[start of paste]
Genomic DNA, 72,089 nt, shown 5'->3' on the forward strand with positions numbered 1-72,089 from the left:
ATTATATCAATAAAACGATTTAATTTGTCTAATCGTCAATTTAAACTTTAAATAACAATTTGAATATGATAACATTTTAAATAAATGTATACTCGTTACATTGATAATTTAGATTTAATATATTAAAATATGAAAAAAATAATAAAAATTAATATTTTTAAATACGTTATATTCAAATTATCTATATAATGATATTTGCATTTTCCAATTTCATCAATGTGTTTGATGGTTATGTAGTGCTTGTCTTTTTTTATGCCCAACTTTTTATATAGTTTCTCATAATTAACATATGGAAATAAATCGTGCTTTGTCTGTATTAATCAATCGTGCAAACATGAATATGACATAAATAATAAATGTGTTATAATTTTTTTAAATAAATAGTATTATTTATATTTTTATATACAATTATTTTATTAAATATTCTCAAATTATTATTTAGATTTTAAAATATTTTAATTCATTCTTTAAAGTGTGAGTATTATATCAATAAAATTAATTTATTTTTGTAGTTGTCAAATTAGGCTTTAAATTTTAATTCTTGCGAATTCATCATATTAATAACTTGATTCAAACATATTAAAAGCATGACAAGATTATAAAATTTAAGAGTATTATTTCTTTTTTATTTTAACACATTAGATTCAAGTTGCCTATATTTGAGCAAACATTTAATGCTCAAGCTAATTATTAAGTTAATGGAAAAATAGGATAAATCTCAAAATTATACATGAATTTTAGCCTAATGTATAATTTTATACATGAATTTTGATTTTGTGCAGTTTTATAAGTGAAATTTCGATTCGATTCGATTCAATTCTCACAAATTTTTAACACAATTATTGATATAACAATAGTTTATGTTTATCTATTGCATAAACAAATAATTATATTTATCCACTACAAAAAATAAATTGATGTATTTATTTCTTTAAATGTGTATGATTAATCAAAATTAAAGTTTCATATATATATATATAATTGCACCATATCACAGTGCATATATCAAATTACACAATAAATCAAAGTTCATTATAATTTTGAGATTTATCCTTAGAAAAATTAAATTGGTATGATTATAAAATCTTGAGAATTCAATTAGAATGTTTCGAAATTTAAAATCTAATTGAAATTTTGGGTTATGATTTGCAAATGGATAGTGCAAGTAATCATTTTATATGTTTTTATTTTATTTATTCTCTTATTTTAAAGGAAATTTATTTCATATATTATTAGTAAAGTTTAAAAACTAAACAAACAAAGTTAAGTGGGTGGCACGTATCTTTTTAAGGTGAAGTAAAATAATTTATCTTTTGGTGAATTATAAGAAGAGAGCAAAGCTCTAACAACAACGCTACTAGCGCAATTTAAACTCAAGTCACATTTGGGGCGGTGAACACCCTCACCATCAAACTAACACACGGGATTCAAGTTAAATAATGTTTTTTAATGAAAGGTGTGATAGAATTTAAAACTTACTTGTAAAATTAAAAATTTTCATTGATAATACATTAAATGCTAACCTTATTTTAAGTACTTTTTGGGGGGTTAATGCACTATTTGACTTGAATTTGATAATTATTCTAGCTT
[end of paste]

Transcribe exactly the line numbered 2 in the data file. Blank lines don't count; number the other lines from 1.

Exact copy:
ATTATATCAATAAAACGATTTAATTTGTCTAATCGTCAATTTAAACTTTAAATAACAATTTGAATATGATAACATTTTAAATAAATGTATACTCGTTACATTGATAATTTAGATTTAATATATTAAAATATGAAAAAAATAATAAAAATTAATATTTTTAAATACGTTATATTCAAATTATCTATATAATGATATTTGCATTTTCCAATTTCATCAATGTGTTTGATGGTTATGTAGTGCTTGTCTTTTTTTATGCCCAACTTTTTATATAGTTTCTCATAATTAACATATGGAAATAAATCGTGCTTTGTCTGTATTAATCAATCGTGCAAACATGAATATGACATAAATAATAAATGTGTTATAATTTTTTTAAATAAATAGTATTATTTATATTTTTATATACAATTATTTTATTAAATATTCTCAAATTATTATTTAGATTTTAAAATATTTTAATTCATTCTTTAAAGTGTGAGTATTATATCAATAAAATTAATTTATTTTTGTAGTTGTCAAATTAGGCTTTAAATTTTAATTCTTGCGAATTCATCATATTAATAACTTGATTCAAACATATTAAAAGCATGACAAGATTATAAAATTTAAGAGTATTATTTCTTTTTTATTTTAACACATTAGATTCAAGTTGCCTATATTTGAGCAAACATTTAATGCTCAAGCTAATTATTAAGTTAATGGAAAAATAGGATAAATCTCAAAATTATACATGAATTTTAGCCTAATGTATAATTTTATACATGAATTTTGATTTTGTGCAGTTTTATAAGTGAAATTTCGATTCGATTCGATTCAATTCTCACAAATTTTTAACACAATTATTGATATAACAATAGTTTATGTTTATCTATTGCATAAACAAATAATTATATTTATCCACTACAAAAAATAAATTGATGTATTTATTTCTTTAAATGTGTATGATTAATCAAAATTAAAGTTTCATATATATATATATAATTGCACCATATCACAGTGCATATATCAAATTACACAATAAATCAAAGTTCATTATAATTTTGAGATTTATCCTTAGAAAAATTAAATTGGTATGATTATAAAATCTTGAGAATTCAATTAGAATGTTTCGAAATTTAAAATCTAATTGAAATTTTGGGTTATGATTTGCAAATGGATAGTGCAAGTAATCATTTTATATGTTTTTATTTTATTTATTCTCTTATTTTAAAGGAAATTTATTTCATATATTATTAGTAAAGTTTAAAAACTAAACAAACAAAGTTAAGTGGGTGGCACGTATCTTTTTAAGGTGAAGTAAAATAATTTATCTTTTGGTGAATTATAAGAAGAGAGCAAAGCTCTAACAACAACGCTACTAGCGCAATTTAAACTCAAGTCACATTTGGGGCGGTGAACACCCTCACCATCAAACTAACACACGGGATTCAAGTTAAATAATGTTTTTTAATGAAAGGTGTGATAGAATTTAAAACTTACTTGTAAAATTAAAAATTTTCATTGATAATACATTAAATGCTAACCTTATTTTAAGTACTTTTTGGGGGGTTAATGCACTATTTGACTTGAATTTGATAATTATTCTAGCTT